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The Declaration of Independence - Henry T. Randall

( Originally Published 1927 )


To the Patriots, the Declaration gave strength and courage. It gave them a definite purpose, and a name and object commensurate with the cost. When it was formally read by the magistracy from the halls 0f justice and in the public marts by the officers of the army at the head of their divisions, by the clergy from their pulpits, its grandeur impressed the popular imagination. The American people pronounced it a fit instrument, clothed in fitting words. The public enthusiasm burst forth, sometimes in gay and festive, and sometimes in solemn and religious, observances as the Cavalier or Puritan taste predominated.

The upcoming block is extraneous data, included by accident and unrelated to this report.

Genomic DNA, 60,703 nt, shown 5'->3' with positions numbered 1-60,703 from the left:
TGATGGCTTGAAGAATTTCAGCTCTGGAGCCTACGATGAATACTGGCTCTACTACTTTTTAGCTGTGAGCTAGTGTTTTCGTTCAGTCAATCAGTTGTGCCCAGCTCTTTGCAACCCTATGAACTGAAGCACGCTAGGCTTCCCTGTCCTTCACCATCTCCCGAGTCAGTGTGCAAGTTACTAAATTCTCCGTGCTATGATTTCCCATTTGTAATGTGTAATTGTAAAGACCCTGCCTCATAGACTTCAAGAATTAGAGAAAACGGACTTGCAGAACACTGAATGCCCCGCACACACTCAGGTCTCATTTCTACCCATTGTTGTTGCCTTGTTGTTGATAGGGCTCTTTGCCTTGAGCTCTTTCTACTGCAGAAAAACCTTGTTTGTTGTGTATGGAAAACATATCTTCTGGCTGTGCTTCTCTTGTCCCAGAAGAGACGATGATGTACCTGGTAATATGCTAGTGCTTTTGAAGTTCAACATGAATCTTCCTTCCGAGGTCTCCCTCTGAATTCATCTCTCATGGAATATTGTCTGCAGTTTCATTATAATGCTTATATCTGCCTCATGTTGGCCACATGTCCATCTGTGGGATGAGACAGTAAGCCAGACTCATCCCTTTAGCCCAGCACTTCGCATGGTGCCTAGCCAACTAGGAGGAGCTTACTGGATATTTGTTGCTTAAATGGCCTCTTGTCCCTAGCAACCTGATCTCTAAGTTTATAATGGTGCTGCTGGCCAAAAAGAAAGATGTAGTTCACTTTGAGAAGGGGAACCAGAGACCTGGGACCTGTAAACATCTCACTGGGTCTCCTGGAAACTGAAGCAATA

In the Southern and Middle cities and villages, the riotous populace tore down the images of monarchs and Colonial governors and dragged them with ropes round their necks through the streets cannon thundered, bonfires blazed the opulent feasted, drank toasts, and joined in hilarious celebrations. In New England, the grimmer joy manifested itself in prayers and sermons, and in religious rites.

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